My reflection after a week of thoroughly intellectual interchange is that, after twenty years, marine social sciences have made advanced and positive strides in research. Unfortunately, it is still necessary to defend and justify the appropriateness and relevance of the social science. There is a strong resistance to formally recognize social sciences which are, by themselves, critical for a better understanding and addressing of current and future challenges in society. The limited and sustained decrease in availability of funding sources for financing social science research seems to be the unfortunate trend in both the Global North and South. There are, nevertheless, opportunities to urge for the strengthening of collaborative and participatory involvement of varied sectors (e.g. state, markets, civil society organization etc.). At the end of the day, it is these sectors and people to whom TBTI dedicates its work.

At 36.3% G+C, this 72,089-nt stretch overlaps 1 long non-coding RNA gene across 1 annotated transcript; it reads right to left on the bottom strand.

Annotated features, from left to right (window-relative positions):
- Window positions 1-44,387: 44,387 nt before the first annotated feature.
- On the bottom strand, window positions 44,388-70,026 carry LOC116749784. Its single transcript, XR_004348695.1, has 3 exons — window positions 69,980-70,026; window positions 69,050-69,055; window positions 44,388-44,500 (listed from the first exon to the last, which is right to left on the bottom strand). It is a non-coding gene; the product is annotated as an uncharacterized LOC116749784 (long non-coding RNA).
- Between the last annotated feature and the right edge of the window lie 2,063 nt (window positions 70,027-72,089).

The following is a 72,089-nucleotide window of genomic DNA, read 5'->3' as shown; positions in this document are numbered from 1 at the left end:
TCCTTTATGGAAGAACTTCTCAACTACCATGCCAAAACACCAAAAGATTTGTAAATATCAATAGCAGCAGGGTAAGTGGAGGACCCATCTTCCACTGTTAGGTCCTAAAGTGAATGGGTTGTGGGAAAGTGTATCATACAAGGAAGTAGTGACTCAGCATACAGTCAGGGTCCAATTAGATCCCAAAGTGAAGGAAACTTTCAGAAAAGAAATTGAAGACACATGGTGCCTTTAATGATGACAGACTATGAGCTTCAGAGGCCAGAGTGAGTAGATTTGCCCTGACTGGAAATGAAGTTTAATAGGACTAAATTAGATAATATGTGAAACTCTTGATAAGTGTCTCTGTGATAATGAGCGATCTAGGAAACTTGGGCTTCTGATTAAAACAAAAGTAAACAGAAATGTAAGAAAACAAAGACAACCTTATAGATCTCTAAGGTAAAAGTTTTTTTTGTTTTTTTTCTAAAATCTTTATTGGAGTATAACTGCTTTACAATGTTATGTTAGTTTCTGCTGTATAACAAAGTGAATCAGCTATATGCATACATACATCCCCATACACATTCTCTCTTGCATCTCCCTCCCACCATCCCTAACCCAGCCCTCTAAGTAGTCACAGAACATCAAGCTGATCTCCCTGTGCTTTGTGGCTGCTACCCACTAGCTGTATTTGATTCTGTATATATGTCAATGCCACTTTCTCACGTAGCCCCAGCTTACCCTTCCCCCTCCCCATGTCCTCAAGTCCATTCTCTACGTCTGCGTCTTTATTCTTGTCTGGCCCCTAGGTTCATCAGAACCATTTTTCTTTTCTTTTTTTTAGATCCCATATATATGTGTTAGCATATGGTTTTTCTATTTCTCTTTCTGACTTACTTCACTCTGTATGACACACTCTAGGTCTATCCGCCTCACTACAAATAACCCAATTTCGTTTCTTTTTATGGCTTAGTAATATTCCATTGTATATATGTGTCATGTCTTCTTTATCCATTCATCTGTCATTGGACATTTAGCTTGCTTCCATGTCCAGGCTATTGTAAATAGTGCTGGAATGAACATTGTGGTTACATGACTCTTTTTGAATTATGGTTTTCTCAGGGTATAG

Discussing gender in small-scale fisheries

On June 27th, TBTI members Katia Frangoudes, Siri Gerrard and Danika Kleiber organized a special session at the MARE 'People and the Sea' Conference 2019 titled ‘(En)Gendering Change in Small-scale Fisheries and Fishing Communities in a Globalized World’. All three organizers are coordinators of the TBTI ‘Women and Gender’ research cluster. This session showcased several papers from the Maritime Studies (MAST) special issue, which discusses global topics on women and gender in fisheries, addressing intersecting topics such as labour, migration organizations, participation in the public sphere, property rights in fisheries and aquaculture, climate change, and capacity building.